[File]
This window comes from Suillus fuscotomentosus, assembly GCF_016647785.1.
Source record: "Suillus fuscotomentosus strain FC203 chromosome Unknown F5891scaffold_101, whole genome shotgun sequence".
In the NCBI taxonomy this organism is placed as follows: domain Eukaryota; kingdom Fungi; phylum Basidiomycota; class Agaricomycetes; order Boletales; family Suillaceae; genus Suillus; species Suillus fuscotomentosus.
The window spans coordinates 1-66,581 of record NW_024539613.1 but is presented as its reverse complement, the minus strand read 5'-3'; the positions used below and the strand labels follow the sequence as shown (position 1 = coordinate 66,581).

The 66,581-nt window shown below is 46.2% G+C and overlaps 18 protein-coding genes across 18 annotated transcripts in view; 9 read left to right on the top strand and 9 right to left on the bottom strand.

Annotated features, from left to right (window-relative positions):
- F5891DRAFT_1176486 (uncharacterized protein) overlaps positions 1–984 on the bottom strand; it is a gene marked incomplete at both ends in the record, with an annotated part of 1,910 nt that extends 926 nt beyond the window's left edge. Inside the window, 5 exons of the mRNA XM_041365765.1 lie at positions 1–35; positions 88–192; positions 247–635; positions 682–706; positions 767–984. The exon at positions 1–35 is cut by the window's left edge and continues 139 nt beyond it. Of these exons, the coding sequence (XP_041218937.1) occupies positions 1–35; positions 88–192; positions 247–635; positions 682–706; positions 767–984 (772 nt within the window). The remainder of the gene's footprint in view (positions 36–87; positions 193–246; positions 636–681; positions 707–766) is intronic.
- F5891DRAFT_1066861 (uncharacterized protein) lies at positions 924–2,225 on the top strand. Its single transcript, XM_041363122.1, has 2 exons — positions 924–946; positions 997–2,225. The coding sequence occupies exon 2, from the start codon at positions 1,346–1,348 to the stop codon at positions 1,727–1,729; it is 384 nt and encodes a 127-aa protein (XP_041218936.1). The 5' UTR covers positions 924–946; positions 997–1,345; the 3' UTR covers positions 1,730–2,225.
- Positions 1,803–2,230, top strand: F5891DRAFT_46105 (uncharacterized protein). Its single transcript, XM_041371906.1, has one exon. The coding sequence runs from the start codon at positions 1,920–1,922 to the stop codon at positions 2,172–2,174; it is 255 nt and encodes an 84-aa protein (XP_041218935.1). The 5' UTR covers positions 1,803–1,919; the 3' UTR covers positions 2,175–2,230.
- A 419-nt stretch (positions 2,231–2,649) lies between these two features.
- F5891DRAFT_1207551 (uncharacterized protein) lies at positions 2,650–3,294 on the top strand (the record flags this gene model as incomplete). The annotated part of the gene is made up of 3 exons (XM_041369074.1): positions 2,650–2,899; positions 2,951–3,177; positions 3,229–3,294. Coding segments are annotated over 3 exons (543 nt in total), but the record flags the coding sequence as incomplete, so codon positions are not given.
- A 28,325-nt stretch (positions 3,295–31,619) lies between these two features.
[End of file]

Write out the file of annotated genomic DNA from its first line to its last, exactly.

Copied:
This window comes from Suillus fuscotomentosus, assembly GCF_016647785.1.
Source record: "Suillus fuscotomentosus strain FC203 chromosome Unknown F5891scaffold_101, whole genome shotgun sequence".
In the NCBI taxonomy this organism is placed as follows: domain Eukaryota; kingdom Fungi; phylum Basidiomycota; class Agaricomycetes; order Boletales; family Suillaceae; genus Suillus; species Suillus fuscotomentosus.
The window spans coordinates 1-66,581 of record NW_024539613.1 but is presented as its reverse complement, the minus strand read 5'-3'; the positions used below and the strand labels follow the sequence as shown (position 1 = coordinate 66,581).

The 66,581-nt window shown below is 46.2% G+C and overlaps 18 protein-coding genes across 18 annotated transcripts in view; 9 read left to right on the top strand and 9 right to left on the bottom strand.

Annotated features, from left to right (window-relative positions):
- F5891DRAFT_1176486 (uncharacterized protein) overlaps positions 1–984 on the bottom strand; it is a gene marked incomplete at both ends in the record, with an annotated part of 1,910 nt that extends 926 nt beyond the window's left edge. Inside the window, 5 exons of the mRNA XM_041365765.1 lie at positions 1–35; positions 88–192; positions 247–635; positions 682–706; positions 767–984. The exon at positions 1–35 is cut by the window's left edge and continues 139 nt beyond it. Of these exons, the coding sequence (XP_041218937.1) occupies positions 1–35; positions 88–192; positions 247–635; positions 682–706; positions 767–984 (772 nt within the window). The remainder of the gene's footprint in view (positions 36–87; positions 193–246; positions 636–681; positions 707–766) is intronic.
- F5891DRAFT_1066861 (uncharacterized protein) lies at positions 924–2,225 on the top strand. Its single transcript, XM_041363122.1, has 2 exons — positions 924–946; positions 997–2,225. The coding sequence occupies exon 2, from the start codon at positions 1,346–1,348 to the stop codon at positions 1,727–1,729; it is 384 nt and encodes a 127-aa protein (XP_041218936.1). The 5' UTR covers positions 924–946; positions 997–1,345; the 3' UTR covers positions 1,730–2,225.
- Positions 1,803–2,230, top strand: F5891DRAFT_46105 (uncharacterized protein). Its single transcript, XM_041371906.1, has one exon. The coding sequence runs from the start codon at positions 1,920–1,922 to the stop codon at positions 2,172–2,174; it is 255 nt and encodes an 84-aa protein (XP_041218935.1). The 5' UTR covers positions 1,803–1,919; the 3' UTR covers positions 2,175–2,230.
- A 419-nt stretch (positions 2,231–2,649) lies between these two features.
- F5891DRAFT_1207551 (uncharacterized protein) lies at positions 2,650–3,294 on the top strand (the record flags this gene model as incomplete). The annotated part of the gene is made up of 3 exons (XM_041369074.1): positions 2,650–2,899; positions 2,951–3,177; positions 3,229–3,294. Coding segments are annotated over 3 exons (543 nt in total), but the record flags the coding sequence as incomplete, so codon positions are not given.
- A 28,325-nt stretch (positions 3,295–31,619) lies between these two features.